MIG Seminar Series - Jovana Maksimovic - Gene set testing for differentially methylated regions
Gene set testing for differentially methylated regions
DNA methylation is the most extensively studied epigenetic modification. It is necessary for normal embryonic development and is often altered in disease, thus providing valuable insight into many biological mechanisms. Illumina’s HumanMethylation BeadChips remain the most popular platform for assaying methylation in humans. Their newest “EPIC” BeadChip interrogates the methylation status of >850,000 CpGs across the human genome. CpGs are richly annotated and are heavily biased towards genes and other regions of interest such as enhancers.
Typically, a probe-level analysis looks for associations between methylation levels at individual CpGs and a factor of interest e.g. disease status. We have previously shown that genes with more CpG probes on the Illumina array are more likely to have significantly differentially methylated CpGs, biasing downstream gene set analysis, which is often used to interpret long lists of significant CpGs. We developed the GOmeth method to account for this bias, for probe-level analyses. However, region-level analyses, which identify correlated methylation patterns between several spatially adjacent CpGs, can yield more functionally relevant results.
Here we demonstrate that the same bias affects gene set testing of region-level analyses and have extended GOmeth accordingly. We show that GOregion identifies more biologically meaningful gene sets than a naive hypergeometric test. We also demonstrate that a GOregion analysis can distil more focused gene sets than a probe-level gene set analysis of the same data, which is highly dependent on the significance cut offs used. GOregion is compatible with the results of any software for finding differentially methylated regions, which can be expressed as a ranged data object. It is also highly efficient and can test a variety of gene sets such as GO categories, KEGG pathways or any list of custom gene sets. GOregion is available as a function in the missMethyl Bioconductor R package.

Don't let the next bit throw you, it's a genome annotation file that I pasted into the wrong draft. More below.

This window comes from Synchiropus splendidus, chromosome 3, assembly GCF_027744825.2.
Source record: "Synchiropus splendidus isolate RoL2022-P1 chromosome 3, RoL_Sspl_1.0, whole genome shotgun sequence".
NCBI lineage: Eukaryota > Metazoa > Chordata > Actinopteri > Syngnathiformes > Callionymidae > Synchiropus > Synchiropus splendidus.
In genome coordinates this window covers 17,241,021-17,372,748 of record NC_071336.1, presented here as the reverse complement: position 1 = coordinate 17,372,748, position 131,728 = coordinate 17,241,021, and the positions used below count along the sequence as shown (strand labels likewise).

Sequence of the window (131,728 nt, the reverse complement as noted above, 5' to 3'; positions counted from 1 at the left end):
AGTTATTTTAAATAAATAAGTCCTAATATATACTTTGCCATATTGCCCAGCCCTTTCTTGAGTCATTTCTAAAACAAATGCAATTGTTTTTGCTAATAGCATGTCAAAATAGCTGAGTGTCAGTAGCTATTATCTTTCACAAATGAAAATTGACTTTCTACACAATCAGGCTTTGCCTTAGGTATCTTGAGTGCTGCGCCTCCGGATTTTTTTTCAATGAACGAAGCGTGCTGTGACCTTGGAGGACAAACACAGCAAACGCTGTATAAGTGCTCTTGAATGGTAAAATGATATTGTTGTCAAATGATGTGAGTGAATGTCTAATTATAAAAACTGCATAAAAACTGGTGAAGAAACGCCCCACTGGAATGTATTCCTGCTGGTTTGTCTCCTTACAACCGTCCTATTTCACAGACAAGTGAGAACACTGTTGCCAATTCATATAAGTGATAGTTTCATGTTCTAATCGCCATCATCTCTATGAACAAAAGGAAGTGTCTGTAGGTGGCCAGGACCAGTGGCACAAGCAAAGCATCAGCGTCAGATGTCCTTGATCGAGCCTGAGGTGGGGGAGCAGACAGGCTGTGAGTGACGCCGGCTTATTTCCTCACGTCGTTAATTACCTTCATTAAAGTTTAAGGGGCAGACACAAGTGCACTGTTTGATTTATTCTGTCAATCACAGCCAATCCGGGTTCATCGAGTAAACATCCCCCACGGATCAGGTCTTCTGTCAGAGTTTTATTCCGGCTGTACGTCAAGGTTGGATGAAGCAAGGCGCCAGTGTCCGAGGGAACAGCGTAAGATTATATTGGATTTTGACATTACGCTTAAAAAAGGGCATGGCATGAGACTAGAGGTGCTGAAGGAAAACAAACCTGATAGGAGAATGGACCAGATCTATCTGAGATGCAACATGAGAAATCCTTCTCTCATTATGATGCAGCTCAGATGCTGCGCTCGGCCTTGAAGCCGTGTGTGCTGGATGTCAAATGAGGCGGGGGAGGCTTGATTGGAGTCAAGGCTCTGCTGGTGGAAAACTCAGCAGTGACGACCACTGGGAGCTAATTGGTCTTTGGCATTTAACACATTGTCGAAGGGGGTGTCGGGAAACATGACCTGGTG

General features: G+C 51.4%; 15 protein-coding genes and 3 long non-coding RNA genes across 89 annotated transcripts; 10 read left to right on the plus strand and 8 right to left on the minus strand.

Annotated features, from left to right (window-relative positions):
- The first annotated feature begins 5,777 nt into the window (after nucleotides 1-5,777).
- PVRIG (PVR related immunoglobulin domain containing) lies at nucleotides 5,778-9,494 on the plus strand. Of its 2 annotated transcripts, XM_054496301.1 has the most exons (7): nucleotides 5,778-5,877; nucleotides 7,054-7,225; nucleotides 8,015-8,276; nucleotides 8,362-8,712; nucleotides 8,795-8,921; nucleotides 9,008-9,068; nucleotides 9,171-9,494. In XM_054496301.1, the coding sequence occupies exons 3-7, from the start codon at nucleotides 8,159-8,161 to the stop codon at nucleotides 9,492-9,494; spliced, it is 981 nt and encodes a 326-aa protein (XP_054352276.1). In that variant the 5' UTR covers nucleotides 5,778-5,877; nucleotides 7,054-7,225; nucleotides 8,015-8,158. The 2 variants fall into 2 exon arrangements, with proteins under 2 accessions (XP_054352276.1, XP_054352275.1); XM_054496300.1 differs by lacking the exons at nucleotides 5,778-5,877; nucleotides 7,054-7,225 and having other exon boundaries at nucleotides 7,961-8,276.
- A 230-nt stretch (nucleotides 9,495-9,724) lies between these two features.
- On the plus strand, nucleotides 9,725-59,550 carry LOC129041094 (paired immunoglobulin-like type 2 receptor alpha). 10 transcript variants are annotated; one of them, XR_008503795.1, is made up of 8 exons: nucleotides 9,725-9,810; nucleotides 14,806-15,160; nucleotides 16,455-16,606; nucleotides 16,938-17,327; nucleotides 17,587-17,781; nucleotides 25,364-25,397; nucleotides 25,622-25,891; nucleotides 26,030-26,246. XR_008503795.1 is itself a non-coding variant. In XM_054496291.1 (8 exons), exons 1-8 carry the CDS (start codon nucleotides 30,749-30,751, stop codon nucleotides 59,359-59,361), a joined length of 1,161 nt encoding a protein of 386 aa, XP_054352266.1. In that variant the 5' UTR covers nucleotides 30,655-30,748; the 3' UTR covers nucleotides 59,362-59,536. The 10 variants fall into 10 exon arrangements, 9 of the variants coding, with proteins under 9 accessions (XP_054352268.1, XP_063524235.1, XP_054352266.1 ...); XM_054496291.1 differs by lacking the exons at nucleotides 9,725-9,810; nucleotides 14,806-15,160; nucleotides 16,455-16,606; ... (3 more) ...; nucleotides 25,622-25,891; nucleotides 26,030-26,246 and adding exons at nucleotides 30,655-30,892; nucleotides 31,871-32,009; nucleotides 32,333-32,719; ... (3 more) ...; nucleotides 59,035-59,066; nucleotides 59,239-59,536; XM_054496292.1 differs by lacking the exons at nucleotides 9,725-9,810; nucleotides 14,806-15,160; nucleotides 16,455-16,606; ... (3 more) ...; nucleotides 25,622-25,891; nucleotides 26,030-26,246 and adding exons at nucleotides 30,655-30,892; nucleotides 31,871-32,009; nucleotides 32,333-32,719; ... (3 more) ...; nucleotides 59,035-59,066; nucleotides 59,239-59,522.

Dr Jovana Maksimovic, Postdoctoral Researcher, Bioinformatics Group, MCRI
Dr Jovana Maksimovic
Postdoctoral Researcher, Bioinformatics Group, MCRI
Murdoch Children's Research Institute
After completing a Bachelor of Science (Honours)/Bachelor of Bioinformatics at La Trobe University, Jovana was a graduate with the Department of Primary Industries (DPI) for 2 years. During this time, she was involved in many diverse research projects and developed an interest in the biology of lactation. She started her PhD at Monash in 2007 on a DPI project investigating the expression and regulation of a gene family involved in the production of a subset of milk oligosaccharides that are of particular interest in infant nutrition. Jovana currently works as a postdoctoral researcher in the bioinformatics group at MCRI, working with A/Prof Alicia Oshlack, where she is focused on the analysis of gene expression and epigenetic data and the development of new computational and statistical methods. Jovana has published multiple analysis methods for methylation array data and jointly maintains an R Bioconductor package for methylation array analysis: missMethyl. She was one of the organisers of the inaugural Australian Bioinformatics Conference (ABiC) in 2014 which paved the way for the annual Australian Bioinformatics and Computational Biology Society (ABACBS) conference. Jovana is also the current postdoctoral representative on the ABACBS executive committee.